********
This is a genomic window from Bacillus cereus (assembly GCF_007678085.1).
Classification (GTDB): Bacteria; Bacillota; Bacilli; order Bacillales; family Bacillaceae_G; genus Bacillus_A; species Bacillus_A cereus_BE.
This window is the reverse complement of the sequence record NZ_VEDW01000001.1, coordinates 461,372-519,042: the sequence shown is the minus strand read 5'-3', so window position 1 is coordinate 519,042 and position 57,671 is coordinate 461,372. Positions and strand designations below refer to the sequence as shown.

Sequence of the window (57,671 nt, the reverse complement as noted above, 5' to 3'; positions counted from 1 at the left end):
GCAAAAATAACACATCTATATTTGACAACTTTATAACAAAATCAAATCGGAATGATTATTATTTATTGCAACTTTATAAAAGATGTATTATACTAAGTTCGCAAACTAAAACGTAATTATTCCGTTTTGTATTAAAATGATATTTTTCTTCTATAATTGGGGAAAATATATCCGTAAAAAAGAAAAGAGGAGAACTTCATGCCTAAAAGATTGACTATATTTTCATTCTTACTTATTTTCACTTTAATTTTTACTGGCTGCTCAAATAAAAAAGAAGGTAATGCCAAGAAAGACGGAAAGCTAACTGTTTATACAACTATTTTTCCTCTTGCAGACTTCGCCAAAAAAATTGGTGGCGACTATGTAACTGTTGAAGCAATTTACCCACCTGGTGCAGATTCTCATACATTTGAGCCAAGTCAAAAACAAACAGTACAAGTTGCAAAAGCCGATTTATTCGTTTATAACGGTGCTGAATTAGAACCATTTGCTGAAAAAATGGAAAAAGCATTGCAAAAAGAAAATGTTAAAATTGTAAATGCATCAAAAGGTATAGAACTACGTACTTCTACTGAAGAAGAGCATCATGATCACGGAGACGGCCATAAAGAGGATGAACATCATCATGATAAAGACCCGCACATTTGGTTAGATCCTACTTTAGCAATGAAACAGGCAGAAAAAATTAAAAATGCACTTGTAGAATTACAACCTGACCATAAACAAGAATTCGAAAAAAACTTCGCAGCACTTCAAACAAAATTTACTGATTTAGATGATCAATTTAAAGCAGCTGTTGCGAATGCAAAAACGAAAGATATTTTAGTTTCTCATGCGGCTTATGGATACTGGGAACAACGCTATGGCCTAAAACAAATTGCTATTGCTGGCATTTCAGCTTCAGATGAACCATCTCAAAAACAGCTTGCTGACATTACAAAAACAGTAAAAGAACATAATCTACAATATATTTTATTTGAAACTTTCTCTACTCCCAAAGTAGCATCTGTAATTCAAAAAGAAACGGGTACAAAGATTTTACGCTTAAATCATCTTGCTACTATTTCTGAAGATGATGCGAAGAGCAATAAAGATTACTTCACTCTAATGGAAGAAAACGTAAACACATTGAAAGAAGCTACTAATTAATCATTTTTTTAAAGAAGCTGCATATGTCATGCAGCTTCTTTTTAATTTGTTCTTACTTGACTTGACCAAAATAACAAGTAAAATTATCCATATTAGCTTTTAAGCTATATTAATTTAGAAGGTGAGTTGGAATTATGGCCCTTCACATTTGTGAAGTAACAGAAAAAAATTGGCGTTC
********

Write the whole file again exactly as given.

This is a genomic window from Bacillus cereus (assembly GCF_007678085.1).
Classification (GTDB): Bacteria; Bacillota; Bacilli; order Bacillales; family Bacillaceae_G; genus Bacillus_A; species Bacillus_A cereus_BE.
This window is the reverse complement of the sequence record NZ_VEDW01000001.1, coordinates 461,372-519,042: the sequence shown is the minus strand read 5'-3', so window position 1 is coordinate 519,042 and position 57,671 is coordinate 461,372. Positions and strand designations below refer to the sequence as shown.

Sequence of the window (57,671 nt, the reverse complement as noted above, 5' to 3'; positions counted from 1 at the left end):
GCAAAAATAACACATCTATATTTGACAACTTTATAACAAAATCAAATCGGAATGATTATTATTTATTGCAACTTTATAAAAGATGTATTATACTAAGTTCGCAAACTAAAACGTAATTATTCCGTTTTGTATTAAAATGATATTTTTCTTCTATAATTGGGGAAAATATATCCGTAAAAAAGAAAAGAGGAGAACTTCATGCCTAAAAGATTGACTATATTTTCATTCTTACTTATTTTCACTTTAATTTTTACTGGCTGCTCAAATAAAAAAGAAGGTAATGCCAAGAAAGACGGAAAGCTAACTGTTTATACAACTATTTTTCCTCTTGCAGACTTCGCCAAAAAAATTGGTGGCGACTATGTAACTGTTGAAGCAATTTACCCACCTGGTGCAGATTCTCATACATTTGAGCCAAGTCAAAAACAAACAGTACAAGTTGCAAAAGCCGATTTATTCGTTTATAACGGTGCTGAATTAGAACCATTTGCTGAAAAAATGGAAAAAGCATTGCAAAAAGAAAATGTTAAAATTGTAAATGCATCAAAAGGTATAGAACTACGTACTTCTACTGAAGAAGAGCATCATGATCACGGAGACGGCCATAAAGAGGATGAACATCATCATGATAAAGACCCGCACATTTGGTTAGATCCTACTTTAGCAATGAAACAGGCAGAAAAAATTAAAAATGCACTTGTAGAATTACAACCTGACCATAAACAAGAATTCGAAAAAAACTTCGCAGCACTTCAAACAAAATTTACTGATTTAGATGATCAATTTAAAGCAGCTGTTGCGAATGCAAAAACGAAAGATATTTTAGTTTCTCATGCGGCTTATGGATACTGGGAACAACGCTATGGCCTAAAACAAATTGCTATTGCTGGCATTTCAGCTTCAGATGAACCATCTCAAAAACAGCTTGCTGACATTACAAAAACAGTAAAAGAACATAATCTACAATATATTTTATTTGAAACTTTCTCTACTCCCAAAGTAGCATCTGTAATTCAAAAAGAAACGGGTACAAAGATTTTACGCTTAAATCATCTTGCTACTATTTCTGAAGATGATGCGAAGAGCAATAAAGATTACTTCACTCTAATGGAAGAAAACGTAAACACATTGAAAGAAGCTACTAATTAATCATTTTTTTAAAGAAGCTGCATATGTCATGCAGCTTCTTTTTAATTTGTTCTTACTTGACTTGACCAAAATAACAAGTAAAATTATCCATATTAGCTTTTAAGCTATATTAATTTAGAAGGTGAGTTGGAATTATGGCCCTTCACATTTGTGAAGTAACAGAAAAAAATTGGCGTTC